Income and Health 3 How income affects health

Not only the poor

Although the evidence suggests that making incomes more equal would have its greatest effect on the health of those in relative poverty, it looks as if its impact on health is too great to be explained wholly by health improvements among the poor. In the early 1980s, when income differentials were not as wide as they are now, British life expectancy at birth was around three years shorter than that of Japan and the most egalitarian European societies.  About two years of this short-fall seems to be associated with differences in income distribution.

Unfortunately we do not know the life expectancy of the twelve percent of the British population who in 1981 came within the European Community definition of relative poverty (living on less than fifty percent of the average). Social class V, whose death rates we do know accounted for only about six percent of the economically active population and may therefore represent a more extreme group. However, let us assume that the twelve percent then living in relative poverty had death rates equivalent to those found in social class V. If we then calculate the effect on the population’s average life expectancy of bringing those death rates down to the average, we find such a change would account for only about six months of the two-year short fall in British life expectancy. To account for the whole two years it would be necessary to assume that the least well off quarter of the population overcame a health disadvantage twice as great as that suffered by social class V. Despite using many different measures of socio-economic disadvantage, no one has yet identified such a large proportion of the population at such a high risk.

If we were nevertheless to assume that all the improvement in life expectancy came from a levelling up process of this kind, it might be expected to lead to the disappearance of existing health inequalities. But the more egalitarian societies like Norway, Sweden and the Netherlands, have not abolished their internal health inequalities.  Though apparently smaller than the differences found in Britain, they still have substantial health inequalities.” While Japanese income distribution and life expectancy have improved rapidly, health gains have (in contrast to the British experience) been faster among blue-collar than white-collar workers but important differences still remain between them.

Together, these considerations suggest that the health differences between the more and less egalitarian developed countries cannot be attributed wholly to differences in the numbers and health of the relatively poor in each country. The implication is that the health of other sections of the population must also benefit from income redistribution.  If you take figures of the proportion of income going to the least well-off ten, twenty, thirty percent and so on in each country, you find that the relationship with life expectancy reaches its strongest when you take the proportion of income going to the bottom sixty or seventy percent of the population. This not only makes sense in terms of the size of the health benefits, but it rather neatly points to average income as the line which separates the gainers from the remainder. Because the distribution of income is skewed by a small number of very rich people who push the average up, a little over sixty percent of the population live on less than the average. (More sophisticated measures of inequality, such as the Gini coefficient, which measure inequality across the whole population are almost equally closely related to life expectancy.)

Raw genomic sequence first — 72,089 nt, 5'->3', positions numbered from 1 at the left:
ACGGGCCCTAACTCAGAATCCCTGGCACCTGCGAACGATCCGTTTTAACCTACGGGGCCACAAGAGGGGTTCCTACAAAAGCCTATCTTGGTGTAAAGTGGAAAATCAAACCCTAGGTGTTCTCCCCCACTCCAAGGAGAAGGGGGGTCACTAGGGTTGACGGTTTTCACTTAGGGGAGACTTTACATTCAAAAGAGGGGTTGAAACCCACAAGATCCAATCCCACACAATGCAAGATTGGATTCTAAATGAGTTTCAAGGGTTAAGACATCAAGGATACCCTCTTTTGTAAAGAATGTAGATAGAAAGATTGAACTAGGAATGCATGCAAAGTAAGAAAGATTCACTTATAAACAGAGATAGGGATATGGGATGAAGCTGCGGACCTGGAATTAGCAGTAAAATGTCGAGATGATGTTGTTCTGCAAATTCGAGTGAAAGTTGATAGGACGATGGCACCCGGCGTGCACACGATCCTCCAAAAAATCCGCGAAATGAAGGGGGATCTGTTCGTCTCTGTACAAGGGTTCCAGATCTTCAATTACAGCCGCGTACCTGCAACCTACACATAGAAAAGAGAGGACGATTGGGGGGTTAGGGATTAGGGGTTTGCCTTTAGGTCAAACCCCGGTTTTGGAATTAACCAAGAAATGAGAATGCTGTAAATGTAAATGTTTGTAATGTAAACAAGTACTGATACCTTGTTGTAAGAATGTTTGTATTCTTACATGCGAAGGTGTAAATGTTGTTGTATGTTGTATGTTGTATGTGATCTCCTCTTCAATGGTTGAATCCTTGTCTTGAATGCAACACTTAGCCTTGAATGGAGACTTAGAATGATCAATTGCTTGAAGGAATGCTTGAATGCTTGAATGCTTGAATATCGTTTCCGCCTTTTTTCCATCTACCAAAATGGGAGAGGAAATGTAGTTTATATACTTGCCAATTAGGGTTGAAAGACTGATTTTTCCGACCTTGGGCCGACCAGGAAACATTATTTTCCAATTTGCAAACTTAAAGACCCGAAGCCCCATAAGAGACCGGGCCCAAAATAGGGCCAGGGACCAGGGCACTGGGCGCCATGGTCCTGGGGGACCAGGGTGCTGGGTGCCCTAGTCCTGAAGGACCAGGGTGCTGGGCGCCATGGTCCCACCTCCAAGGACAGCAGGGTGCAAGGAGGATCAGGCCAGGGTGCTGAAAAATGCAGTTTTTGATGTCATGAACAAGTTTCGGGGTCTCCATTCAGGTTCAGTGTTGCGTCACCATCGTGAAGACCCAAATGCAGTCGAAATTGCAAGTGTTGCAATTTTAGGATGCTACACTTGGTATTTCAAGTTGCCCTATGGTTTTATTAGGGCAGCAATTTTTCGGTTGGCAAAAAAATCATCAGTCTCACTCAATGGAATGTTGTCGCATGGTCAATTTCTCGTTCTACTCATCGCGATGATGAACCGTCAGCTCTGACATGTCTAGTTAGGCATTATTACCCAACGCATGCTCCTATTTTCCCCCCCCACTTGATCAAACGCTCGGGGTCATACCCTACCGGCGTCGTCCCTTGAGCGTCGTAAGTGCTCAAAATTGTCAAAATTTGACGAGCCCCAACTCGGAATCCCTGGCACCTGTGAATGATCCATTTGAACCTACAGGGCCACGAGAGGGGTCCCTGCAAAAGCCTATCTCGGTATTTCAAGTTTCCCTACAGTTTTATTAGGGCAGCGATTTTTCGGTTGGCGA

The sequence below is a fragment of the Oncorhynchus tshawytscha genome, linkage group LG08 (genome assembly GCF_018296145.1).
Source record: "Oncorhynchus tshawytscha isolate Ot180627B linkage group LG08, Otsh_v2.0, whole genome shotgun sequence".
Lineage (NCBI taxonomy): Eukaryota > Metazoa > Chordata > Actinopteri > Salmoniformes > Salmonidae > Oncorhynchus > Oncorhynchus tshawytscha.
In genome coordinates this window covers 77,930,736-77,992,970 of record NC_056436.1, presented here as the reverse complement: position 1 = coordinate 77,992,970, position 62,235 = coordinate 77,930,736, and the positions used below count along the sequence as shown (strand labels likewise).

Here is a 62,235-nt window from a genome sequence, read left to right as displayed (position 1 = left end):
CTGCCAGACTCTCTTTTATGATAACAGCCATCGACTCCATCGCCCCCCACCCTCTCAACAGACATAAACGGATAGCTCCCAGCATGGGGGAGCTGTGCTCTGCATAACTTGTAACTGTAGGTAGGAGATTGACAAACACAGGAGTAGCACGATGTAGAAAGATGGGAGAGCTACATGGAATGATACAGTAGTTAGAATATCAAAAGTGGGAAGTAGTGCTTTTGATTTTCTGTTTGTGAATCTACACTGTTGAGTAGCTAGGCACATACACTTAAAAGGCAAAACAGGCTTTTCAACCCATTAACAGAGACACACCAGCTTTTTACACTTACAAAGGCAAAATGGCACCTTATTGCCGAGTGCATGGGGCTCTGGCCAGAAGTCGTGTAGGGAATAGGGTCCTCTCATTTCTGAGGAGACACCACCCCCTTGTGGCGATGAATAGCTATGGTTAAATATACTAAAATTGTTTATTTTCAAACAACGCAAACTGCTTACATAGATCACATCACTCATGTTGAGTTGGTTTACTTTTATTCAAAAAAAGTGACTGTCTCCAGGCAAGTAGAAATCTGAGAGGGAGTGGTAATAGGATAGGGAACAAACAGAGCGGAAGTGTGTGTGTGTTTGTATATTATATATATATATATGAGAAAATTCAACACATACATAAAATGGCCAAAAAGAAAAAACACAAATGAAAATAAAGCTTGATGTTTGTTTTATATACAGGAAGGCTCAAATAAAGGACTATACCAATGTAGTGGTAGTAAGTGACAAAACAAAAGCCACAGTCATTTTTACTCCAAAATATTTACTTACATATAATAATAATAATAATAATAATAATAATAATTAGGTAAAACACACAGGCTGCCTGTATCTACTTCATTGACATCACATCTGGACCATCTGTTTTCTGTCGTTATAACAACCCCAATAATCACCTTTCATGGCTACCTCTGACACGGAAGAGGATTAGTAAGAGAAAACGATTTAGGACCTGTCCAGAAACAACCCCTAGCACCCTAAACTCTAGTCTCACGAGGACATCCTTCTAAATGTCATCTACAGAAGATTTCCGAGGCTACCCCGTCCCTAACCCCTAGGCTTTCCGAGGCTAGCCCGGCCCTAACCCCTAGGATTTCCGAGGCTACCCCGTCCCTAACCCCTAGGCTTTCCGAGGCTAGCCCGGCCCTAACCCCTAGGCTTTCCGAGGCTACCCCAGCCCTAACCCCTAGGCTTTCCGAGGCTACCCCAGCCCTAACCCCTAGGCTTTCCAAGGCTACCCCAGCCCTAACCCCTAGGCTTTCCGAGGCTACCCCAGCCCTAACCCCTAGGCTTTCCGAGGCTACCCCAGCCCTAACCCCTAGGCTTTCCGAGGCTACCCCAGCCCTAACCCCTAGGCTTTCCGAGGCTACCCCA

What are the links?

Greater income equality seems to create a healthier society as a whole. How can this be explained?  What sort of factors link health and income distribution? The first thing to remember is that we are dealing primarily – as figure 2 shows – with the effects of relative income and poverty, not with the effects of absolute income levels. It is not how rich or poor people are in absolute terms which matters, but how rich or poor they are in relation to others in their society.

Although some developed countries have per capita incomes three times as high as others there are no consistent differences in health between them. If it was absolute poverty which affected health we would expect health to improve as increasing wealth led to a diminution in absolute poverty. Levels of absolute poverty could only remain untouched by increasing affluence if income differentials tended to widen as countries got richer. However, there is no evidence that they do – rather the reverse.

Large differences in absolute income appear then to have little or no effect on mortality, but small differences in income distribution appear to have a large effect. This provides fairly clear evidence that it is relative standards, or differences, rather than absolute standards which matter.